Many people have suggested that Joseph Kennedy was a bootlegger (which he may or may not have been), but what he really was, was the owner of a company named Somerset Importers. Somerset owned the exclusive rights to import Dewar’s Scotch and Gordon’s Gin, and right before...MORE repeal, Somerset stocked up. Big time. Once Prohibition was over, they sold the premium liquors for a hefty profit, and Joe was a rich man.

    -From Museum of the American Cocktail

  • 07 of 10

    Wet Under the Umbrella

    After the annulment of the Prohibition a truck with beer barrels delights the crowd, New York, USA, Photograph, Around 1930. Photo by Imagno/Getty Image
    After the annulment of the Prohibition a truck with beer barrels delights the crowd, New York, USA, Photograph, Around 1930. Photo by Imagno/Getty Image

    The umbrella becomes a clever symbol of the post-prohibition era and this phrase "wet under the umbrella" referred to the many wet days to come.

    -From Museum of the American Cocktail

  • 08 of 10

    The 21st hour of the 21st Day

    View of people raising a celebratory glass of alcohol, after the repeal of Prohibition, Chicago, IL, 1933. From the Chicago Daily News collection. Photo by Chicago History Museum/Getty Images)
    View of people raising a celebratory glass of alcohol, after the repeal of Prohibition, Chicago, IL, 1933. From the Chicago Daily News collection. Photo by Chicago History Museum/Getty Images

    To honor the 21st Amendment, many celebrations begin at 9:00pm (or the 21st hour) on December 5th.

    -From Museum of the American Cocktail

    Continue to 9 of 10 below.
  • 09 of 10

    Virgin Drinks First

    Prohibition protesters parade in a car emblazoned with signs and flags calling for the repeal of the 18th Amendment. One sign reads, 'I'M NO CAMEL I WANT BEER!' Photo by Archive Photos/Getty Images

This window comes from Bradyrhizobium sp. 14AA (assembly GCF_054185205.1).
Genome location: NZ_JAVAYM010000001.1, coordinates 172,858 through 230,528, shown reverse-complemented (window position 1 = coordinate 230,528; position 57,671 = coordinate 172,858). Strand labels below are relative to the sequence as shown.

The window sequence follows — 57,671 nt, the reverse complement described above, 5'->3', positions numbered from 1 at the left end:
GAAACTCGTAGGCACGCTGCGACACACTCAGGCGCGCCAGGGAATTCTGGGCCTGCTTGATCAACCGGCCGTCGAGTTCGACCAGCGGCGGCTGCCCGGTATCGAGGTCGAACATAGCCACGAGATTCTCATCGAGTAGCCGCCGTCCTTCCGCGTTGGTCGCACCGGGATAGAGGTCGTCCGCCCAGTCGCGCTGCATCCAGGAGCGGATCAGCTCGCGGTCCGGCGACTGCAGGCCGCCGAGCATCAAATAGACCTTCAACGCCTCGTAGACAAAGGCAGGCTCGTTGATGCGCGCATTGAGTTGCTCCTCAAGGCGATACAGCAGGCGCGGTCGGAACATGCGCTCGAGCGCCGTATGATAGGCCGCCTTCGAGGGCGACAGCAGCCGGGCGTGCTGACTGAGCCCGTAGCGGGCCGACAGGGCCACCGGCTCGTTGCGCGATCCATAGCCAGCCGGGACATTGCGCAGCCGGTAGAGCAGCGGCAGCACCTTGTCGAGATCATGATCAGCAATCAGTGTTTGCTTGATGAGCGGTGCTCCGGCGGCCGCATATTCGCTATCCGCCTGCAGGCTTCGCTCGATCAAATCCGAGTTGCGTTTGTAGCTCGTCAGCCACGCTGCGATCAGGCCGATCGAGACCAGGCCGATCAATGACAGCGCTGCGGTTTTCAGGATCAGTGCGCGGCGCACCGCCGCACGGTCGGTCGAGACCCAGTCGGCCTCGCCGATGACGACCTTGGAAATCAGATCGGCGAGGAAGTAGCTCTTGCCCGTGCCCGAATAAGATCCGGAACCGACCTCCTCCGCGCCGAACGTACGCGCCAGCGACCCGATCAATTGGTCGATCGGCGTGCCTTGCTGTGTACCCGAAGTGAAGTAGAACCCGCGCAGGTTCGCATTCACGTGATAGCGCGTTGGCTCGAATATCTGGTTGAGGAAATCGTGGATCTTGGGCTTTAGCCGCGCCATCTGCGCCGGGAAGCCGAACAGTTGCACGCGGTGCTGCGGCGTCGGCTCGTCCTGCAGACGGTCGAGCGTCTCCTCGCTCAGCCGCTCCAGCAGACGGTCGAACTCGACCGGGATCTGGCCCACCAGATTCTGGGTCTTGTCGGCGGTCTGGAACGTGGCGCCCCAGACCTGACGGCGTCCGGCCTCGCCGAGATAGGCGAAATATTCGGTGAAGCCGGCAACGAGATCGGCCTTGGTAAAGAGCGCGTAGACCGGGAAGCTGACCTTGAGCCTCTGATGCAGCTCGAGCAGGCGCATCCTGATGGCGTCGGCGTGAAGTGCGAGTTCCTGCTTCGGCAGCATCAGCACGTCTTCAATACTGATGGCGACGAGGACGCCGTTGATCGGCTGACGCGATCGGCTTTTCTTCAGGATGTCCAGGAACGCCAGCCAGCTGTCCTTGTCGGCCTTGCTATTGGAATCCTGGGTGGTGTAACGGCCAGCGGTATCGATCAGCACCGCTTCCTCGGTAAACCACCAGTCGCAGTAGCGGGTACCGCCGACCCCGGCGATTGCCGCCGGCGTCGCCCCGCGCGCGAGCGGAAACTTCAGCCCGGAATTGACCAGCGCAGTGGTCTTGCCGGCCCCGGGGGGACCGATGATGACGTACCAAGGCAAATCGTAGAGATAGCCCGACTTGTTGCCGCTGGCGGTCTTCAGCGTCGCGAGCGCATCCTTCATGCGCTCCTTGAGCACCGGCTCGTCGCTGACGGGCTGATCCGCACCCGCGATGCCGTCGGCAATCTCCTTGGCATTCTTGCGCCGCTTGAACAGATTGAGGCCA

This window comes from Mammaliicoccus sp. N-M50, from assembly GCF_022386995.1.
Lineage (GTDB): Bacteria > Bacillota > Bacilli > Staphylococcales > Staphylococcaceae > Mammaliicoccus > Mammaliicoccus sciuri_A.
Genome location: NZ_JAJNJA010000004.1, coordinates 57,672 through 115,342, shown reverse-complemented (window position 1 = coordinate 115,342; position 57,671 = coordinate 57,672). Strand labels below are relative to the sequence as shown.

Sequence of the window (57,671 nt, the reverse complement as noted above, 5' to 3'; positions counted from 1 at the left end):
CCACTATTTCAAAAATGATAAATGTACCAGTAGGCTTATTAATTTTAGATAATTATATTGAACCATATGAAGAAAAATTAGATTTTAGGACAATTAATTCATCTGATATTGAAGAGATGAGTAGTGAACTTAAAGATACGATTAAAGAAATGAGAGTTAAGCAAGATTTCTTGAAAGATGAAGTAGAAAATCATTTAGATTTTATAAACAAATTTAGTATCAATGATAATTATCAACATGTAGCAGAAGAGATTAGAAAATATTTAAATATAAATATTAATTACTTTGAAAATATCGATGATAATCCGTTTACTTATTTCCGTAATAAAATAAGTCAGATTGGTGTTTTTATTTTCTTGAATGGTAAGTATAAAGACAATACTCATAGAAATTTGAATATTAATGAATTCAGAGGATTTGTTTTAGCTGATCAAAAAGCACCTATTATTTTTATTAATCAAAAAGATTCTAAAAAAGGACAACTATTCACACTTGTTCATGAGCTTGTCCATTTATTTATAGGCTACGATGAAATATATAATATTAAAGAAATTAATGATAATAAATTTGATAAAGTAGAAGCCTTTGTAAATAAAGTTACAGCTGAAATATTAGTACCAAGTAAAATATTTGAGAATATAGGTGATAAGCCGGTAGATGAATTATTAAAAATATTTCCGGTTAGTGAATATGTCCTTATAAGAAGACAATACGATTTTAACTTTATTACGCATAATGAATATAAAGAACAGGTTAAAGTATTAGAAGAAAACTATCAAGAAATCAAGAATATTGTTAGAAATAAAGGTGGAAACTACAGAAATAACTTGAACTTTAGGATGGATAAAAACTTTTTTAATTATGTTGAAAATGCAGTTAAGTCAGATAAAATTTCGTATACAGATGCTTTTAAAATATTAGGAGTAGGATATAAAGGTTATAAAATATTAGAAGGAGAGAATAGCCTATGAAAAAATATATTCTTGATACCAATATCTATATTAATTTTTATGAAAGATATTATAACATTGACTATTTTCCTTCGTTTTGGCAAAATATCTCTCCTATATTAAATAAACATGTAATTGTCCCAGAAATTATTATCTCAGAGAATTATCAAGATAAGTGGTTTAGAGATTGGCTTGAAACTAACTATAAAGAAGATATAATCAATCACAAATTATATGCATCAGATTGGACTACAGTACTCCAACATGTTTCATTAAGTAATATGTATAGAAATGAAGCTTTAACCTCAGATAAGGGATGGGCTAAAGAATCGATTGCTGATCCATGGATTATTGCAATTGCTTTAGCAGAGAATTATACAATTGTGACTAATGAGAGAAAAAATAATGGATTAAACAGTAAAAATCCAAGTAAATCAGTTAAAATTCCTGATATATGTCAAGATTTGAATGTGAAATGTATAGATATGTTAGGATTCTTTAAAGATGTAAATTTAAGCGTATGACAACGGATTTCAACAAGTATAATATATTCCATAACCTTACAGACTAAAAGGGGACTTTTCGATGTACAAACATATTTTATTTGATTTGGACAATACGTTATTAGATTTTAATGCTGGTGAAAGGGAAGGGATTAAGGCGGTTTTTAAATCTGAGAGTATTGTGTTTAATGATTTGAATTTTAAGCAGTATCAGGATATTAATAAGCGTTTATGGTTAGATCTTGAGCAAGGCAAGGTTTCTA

Prohibition protesters parade in a car emblazoned with signs and flags calling for the repeal of the 18th Amendment. One sign reads, 'I'M NO CAMEL I WANT BEER!'. Photo by Archive Photos/Getty Images

    Many Repeal Day hosts insist that the first drink of the evening be a non-alcoholic beverage to remind everyone of the dry days of prohibition.

    -From Museum of the American Cocktail

    After the mocktails, whip out a few of the classic cocktails that were all the fashion at the time and are still great libations.

  • 10 of 10

    Celebrate in Style

    22nd January 1926: Female flappers kicking, dancing, and having fun while musicians perform during a Charleston dance contest at the Parody Club. Photo by Hulton Archive/Getty Images
    22nd January 1926: Female flappers kicking, dancing, and having fun while musicians perform during a Charleston dance contest at the Parody Club. Photo by Hulton Archive/Getty Images

    If you're hosting a Repeal Day party, ask your guests to dress the part: flapper dresses, silk stockings, garters, and great hats for the ladies and vests, trench coats, fedoras and "mobster"-wear for the guys.

    Vintage fashion of the 20's and 30's...